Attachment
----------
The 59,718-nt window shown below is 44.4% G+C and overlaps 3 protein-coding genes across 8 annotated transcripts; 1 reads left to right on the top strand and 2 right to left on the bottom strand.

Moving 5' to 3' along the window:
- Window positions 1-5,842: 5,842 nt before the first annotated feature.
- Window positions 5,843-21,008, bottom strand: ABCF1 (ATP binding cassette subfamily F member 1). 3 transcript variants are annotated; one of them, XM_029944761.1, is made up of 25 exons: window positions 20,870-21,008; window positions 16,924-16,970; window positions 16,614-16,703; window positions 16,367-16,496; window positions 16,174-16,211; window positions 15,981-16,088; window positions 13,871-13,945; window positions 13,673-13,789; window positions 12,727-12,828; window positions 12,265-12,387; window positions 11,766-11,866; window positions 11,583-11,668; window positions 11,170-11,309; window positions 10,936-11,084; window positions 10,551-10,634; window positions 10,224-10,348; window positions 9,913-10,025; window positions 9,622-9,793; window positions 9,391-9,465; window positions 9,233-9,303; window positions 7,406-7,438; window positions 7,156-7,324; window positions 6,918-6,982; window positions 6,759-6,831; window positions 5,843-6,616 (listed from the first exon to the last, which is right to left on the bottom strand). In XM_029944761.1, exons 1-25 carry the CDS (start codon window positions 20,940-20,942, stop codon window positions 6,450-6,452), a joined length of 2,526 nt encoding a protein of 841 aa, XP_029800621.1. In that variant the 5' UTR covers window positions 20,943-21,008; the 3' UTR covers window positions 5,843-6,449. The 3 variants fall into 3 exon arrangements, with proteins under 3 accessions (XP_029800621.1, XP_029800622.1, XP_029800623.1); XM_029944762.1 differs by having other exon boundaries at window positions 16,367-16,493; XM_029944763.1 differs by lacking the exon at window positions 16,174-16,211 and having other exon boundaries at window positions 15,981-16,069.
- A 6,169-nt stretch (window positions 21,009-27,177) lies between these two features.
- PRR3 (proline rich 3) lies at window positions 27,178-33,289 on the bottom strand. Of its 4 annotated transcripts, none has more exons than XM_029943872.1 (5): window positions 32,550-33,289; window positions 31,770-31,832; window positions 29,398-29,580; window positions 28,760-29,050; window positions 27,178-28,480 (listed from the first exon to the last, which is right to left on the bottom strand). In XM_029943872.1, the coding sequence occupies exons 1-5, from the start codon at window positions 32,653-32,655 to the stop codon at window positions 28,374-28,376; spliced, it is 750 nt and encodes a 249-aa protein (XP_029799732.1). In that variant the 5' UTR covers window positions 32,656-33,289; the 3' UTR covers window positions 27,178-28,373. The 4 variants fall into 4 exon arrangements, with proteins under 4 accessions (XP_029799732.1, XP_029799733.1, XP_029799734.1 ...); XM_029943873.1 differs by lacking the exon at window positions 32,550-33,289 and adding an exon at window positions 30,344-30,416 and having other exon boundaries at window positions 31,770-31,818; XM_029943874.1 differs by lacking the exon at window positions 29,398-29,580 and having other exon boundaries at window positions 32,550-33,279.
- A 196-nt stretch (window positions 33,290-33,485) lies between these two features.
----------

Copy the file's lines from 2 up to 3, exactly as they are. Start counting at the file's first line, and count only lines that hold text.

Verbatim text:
Moving 5' to 3' along the window:
- Window positions 1-5,842: 5,842 nt before the first annotated feature.